Within a two-week span, Abbie Gardner recently found out she won both the John Lennon Songwriting Contest (in the Folk category) and also the Grand Prize in the American Songwriter Lyric Contest.


Within a two-week span, Abbie Gardner recently found out she won both the John Lennon Songwriting Contest (in the Folk category) and also the Grand Prize in the American Songwriter Lyric Contest.

No stranger to success, Abbie’s been a professional musician for two years, playing dobro and singing in bar bands, with friends on the road and in the studio, and with her band Red Molly. Originally from upstate New York, she now lives in Jersey City. While Lennon’s printing her 1,000 CDs, we set up a co-writing session with hit writer and recording artist Chris Stapleton (The SteelDrivers) and an all-day studio session orchestrated by the pros at Music City Music Productions. We sat down with Abbie to discuss how the co-write with a rising Nashville legend went down and what she learned.

How did you and Chris get started during the co-write?
Chris is really great. He’s so relaxed, which is what I needed. He’s so cool. I’d never talked to him before, but I saw him perform at Grey Fox last year. And when American Songwriter set this up, I was thinking about how I don’t co-write that often. That I might get a little shy or hold back a little bit, but I know Chris is so cool. I know that he’s not gonna make me feel weird.

So we just started playing a little bit. I had my dobro out, he had a guitar. He switched to mandolin for a while. He’s good [at mandolin]! He says he’s not, but I like it.

I brought out some lyrics that I liked a lot, but they weren’t going anywhere with the progression I had. [The song] just wasn’t coming together, really, for what I had. So I let him see the notebook. It’s a little scary for a songwriter—just giving somebody your notebook and like, “I think this is crap, but here it is.” And he started picking out things that he liked in it and kind of switching things around. He just started singing. And we were kind of working on it together from there and the song ended up being called “Bad Leaver.” We didn’t really wanna rhyme anything with “leaver” …cleaver, believer, dreamer.

What’s the song about?
It’s just about that. You know something’s not right, but you’re sticking around because you’re just not good at leaving.

So it’s not even about being a leaver. It’s like you’re a good “stayer”…
Exactly. You’re good at staying, but probably should go. The idea first came from a friend of mine. I was at a concert in New York; it was the Subdudes. And they had finished their encore, and she and I were standing in the back, and I had to go to another gig after that concert. I was backing somebody up at a bar for an all-night kind of jam. And I was like, “I don’t really feel like leaving yet. I don’t wanna go.” And she turns to me and she’s like, “Yeah, I’m a bad leaver.” I was like “Oooh! I gotta write that down!” So she’ll be happy that we finally finished a song with it.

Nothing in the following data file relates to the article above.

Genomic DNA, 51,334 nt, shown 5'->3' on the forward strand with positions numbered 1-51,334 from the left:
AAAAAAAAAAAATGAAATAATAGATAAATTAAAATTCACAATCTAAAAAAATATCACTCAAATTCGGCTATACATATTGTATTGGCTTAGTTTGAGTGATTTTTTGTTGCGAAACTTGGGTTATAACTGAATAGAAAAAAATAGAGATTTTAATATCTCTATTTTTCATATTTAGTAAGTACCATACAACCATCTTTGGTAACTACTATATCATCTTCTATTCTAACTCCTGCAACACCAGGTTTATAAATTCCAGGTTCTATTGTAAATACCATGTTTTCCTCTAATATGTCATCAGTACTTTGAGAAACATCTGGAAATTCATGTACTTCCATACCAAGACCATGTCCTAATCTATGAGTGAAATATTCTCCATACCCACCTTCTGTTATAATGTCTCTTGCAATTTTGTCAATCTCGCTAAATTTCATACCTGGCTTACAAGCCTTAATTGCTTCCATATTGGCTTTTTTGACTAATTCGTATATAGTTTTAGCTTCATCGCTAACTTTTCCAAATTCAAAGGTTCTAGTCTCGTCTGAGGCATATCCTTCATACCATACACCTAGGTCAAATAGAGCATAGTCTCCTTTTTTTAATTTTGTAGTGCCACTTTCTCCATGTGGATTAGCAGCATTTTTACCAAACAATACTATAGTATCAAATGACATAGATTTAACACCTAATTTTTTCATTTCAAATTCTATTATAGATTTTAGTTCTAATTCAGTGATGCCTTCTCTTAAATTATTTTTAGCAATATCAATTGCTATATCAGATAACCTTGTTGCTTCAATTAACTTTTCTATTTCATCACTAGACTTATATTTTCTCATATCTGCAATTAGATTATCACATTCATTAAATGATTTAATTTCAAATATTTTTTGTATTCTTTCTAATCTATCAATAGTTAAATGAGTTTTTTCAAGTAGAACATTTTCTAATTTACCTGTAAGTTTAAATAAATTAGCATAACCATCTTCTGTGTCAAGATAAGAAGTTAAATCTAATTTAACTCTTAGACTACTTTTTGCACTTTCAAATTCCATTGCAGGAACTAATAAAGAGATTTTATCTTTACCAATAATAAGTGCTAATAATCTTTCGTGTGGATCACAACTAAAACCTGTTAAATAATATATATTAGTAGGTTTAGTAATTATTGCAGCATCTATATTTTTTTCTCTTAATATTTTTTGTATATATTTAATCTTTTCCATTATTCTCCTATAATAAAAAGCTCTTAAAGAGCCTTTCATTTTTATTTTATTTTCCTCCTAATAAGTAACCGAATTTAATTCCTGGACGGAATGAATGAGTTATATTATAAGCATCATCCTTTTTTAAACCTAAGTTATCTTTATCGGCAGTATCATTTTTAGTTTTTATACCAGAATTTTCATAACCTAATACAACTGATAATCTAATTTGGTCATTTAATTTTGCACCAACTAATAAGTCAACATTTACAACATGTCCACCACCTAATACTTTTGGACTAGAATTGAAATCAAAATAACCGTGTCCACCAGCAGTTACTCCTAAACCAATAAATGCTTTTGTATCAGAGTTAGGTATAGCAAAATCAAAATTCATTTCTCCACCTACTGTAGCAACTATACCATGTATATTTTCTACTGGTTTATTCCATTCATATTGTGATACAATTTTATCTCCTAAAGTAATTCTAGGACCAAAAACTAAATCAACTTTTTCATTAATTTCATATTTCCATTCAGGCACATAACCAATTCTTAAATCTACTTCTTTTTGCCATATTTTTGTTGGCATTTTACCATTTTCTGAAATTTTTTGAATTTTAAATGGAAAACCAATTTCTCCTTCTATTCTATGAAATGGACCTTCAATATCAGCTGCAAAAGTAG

What are the lyrics like?
It starts out, “The chairs on the table are turned upside down/ the bartender glares as I milk my last round.”

That sounds like a song Chris could just dive right into.
Yeah, he seemed to. [Especially] the idea that the bartender is really trying to get you out of there.

So it is all these different instances of being a bad leaver?
Not really. It’s not so organized. It’s more emotional. About leaving the bar, and then going home because it’s the right thing to do, but you’re not really feelin’ it. Don’t have the courage to leave. And then the question becomes: Are you talking about the bar or are you talking about home?

So now would you like to co-write with Chris again?
Yeah, of course. And in a way, I almost don’t care if we got anything today. I just want to get better at co-writing, hopefully with him again. I think his style really matches mine. I like the blues-y thing. He’s got a little edge to him and mixing that with bluegrass is really up my alley.

That’s what he’s so great at. The SteelDrivers play bluegrass, but it’s very sophisticated.
I love that they’re not just strict country, strict bluegrass. I think that he really thinks out of the box. I’m very glad I didn’t go there and he was like, “Well, first chorus…bridge…” He wasn’t like that at all. There was one point where I was like, “Oh, we gotta find something to rhyme with that.” And he was like, “Nah.” And I was like, “Wow! I thought I was in Nashville. That’s awesome.”


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